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After Southwest Engine Failure Results in Woman’s Death, FAA Orders New Inspection Requirements for Similar Engines

The Federal Aviation Administration on Friday ordered new inspection requirements for engines similar to the one that failed earlier in the week on a Southwest Airlines flight, resulting in a passenger's death.

The emergency airworthiness directive will require airlines to perform an ultrasonic inspection of certain CFM56-7B engines within 20 days of receipt of the order, it said. Federal safety investigators have said the naked eye cannot detect the cracks and signs of metal fatigue that doomed the engine on Southwest Flight 1380.

In this National Transportation Safety Board handout, NTSB investigators examine damage to the CFM International 56-7B turbofan engine belonging to Southwest Airlines Flight 1380 that separated during a flight, resulting in a female passenger's death. (Credit: Keith Holloway/National Transportation Safety Board via Getty Images)

In this National Transportation Safety Board handout, NTSB investigators examine damage to the CFM International 56-7B turbofan engine belonging to Southwest Airlines Flight 1380 that separated during a flight, resulting in a female passenger's death. (Credit: Keith Holloway/National Transportation Safety Board via Getty Images)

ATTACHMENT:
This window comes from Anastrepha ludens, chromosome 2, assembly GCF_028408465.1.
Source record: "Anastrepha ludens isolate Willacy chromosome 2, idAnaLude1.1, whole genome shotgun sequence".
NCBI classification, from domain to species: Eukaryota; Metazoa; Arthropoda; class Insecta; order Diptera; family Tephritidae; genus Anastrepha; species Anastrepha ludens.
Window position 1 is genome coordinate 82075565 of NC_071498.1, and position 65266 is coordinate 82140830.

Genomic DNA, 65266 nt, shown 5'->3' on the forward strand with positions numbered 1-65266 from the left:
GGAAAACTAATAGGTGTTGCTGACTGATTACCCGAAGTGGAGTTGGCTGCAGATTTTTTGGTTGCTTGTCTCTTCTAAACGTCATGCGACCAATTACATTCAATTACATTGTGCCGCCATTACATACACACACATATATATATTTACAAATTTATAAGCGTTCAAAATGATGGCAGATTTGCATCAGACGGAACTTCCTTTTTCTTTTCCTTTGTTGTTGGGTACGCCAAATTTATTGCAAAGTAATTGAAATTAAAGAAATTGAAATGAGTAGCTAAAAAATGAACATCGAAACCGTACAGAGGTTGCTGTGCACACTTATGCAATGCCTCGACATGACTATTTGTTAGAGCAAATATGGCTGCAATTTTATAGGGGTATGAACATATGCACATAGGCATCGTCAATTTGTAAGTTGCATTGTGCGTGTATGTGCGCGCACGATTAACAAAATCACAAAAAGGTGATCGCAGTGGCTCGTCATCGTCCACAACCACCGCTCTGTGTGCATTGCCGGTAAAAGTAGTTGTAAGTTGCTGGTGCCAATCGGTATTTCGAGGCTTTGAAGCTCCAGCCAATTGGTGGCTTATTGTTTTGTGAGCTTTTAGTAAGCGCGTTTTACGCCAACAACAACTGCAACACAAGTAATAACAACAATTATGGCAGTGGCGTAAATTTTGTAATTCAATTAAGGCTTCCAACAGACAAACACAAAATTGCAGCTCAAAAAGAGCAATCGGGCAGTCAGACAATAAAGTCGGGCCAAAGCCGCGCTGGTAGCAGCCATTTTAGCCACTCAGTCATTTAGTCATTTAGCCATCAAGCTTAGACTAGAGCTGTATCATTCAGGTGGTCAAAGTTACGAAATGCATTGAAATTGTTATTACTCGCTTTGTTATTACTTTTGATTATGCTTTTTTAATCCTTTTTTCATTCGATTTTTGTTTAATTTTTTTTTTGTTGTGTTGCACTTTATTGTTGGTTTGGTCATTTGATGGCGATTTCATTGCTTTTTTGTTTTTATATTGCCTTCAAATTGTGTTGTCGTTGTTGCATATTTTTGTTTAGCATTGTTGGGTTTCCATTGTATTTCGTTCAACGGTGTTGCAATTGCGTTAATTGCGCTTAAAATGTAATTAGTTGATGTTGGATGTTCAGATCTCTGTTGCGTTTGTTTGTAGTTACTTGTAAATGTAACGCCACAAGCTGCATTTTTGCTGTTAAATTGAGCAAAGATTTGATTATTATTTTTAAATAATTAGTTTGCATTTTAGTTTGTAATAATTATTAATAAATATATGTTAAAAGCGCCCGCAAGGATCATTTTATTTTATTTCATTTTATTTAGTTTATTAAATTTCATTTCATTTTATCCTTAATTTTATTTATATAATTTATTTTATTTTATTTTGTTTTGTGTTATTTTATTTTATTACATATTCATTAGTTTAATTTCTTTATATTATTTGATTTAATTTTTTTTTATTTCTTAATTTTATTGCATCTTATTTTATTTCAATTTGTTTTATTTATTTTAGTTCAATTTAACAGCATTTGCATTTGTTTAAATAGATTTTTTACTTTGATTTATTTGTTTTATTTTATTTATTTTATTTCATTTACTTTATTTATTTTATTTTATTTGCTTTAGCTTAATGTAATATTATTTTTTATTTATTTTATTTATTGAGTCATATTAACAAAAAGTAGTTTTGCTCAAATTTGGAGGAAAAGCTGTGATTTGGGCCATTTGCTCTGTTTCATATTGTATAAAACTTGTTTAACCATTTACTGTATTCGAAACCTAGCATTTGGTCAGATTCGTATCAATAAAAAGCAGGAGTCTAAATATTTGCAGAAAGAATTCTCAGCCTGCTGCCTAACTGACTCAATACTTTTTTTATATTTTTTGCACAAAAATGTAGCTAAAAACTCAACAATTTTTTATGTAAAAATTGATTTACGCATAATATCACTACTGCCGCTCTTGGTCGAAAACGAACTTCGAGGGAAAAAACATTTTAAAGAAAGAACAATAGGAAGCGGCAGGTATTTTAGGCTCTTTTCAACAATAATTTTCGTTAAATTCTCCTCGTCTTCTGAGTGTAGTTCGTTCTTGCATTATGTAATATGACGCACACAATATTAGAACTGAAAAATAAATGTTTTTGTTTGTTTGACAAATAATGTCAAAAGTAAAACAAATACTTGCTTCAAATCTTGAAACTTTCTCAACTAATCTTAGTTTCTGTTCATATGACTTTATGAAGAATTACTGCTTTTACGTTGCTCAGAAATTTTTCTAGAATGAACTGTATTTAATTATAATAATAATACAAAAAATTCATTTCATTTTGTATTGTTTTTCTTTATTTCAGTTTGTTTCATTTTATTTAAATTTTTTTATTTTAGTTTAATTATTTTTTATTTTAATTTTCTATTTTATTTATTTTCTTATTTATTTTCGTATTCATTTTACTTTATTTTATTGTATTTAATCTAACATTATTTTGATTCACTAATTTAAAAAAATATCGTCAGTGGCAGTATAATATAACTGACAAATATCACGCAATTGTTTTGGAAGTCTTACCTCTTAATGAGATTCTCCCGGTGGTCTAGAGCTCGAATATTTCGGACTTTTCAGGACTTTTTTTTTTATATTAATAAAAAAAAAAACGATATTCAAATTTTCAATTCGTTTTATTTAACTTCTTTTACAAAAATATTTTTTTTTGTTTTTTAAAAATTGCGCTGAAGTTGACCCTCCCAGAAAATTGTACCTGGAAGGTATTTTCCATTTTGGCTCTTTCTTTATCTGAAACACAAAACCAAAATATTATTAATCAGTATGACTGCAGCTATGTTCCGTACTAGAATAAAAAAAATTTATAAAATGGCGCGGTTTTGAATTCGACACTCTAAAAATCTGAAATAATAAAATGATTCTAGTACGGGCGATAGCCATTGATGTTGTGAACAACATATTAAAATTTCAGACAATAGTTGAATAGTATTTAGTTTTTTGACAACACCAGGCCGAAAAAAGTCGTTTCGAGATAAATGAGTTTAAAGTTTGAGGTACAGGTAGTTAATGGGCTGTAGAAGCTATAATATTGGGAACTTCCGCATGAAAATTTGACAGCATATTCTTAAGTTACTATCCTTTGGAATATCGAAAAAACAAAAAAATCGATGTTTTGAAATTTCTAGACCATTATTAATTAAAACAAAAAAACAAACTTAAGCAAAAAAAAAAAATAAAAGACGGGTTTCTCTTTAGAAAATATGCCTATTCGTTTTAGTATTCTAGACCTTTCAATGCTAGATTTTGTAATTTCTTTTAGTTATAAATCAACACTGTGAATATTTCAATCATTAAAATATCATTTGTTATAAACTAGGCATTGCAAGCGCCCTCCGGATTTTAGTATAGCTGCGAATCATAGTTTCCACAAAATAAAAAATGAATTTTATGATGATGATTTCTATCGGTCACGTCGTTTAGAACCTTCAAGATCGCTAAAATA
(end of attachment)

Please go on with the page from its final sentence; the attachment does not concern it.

"We are issuing this AD because we evaluated all the relevant information and determined the unsafe condition described previously is likely to exist or develop in other products of the same type design," the directive said.

The Southwest Boeing 737 took off Tuesday morning from New York, headed for Dallas. About 20 minutes into the flight, at about 32,500 feet, a fan blade broke off the engine and shrapnel shattered a window.

Jennifer Riordan, 43 and a mother of two, was sucked out of the broken window and pulled back inside by fellow passengers. She died from blunt force trauma at a hospital after the plane's emergency landing in Philadelphia.

The new inspection is to be done while the engine is on the aircraft's wing. Inspections take between two and four hours per engine, according to the FAA and manufacturer.

Friday's announcement came shortly after the engine manufacturer, CFM International, issued a service bulletin recommending the CFM56-7B engine be inspected more frequently. After reaching a certain age, the engines should be inspected approximately every two years, the manufacturer said.

The manufacturer told CNN it has been working with the FAA on the inspection procedures.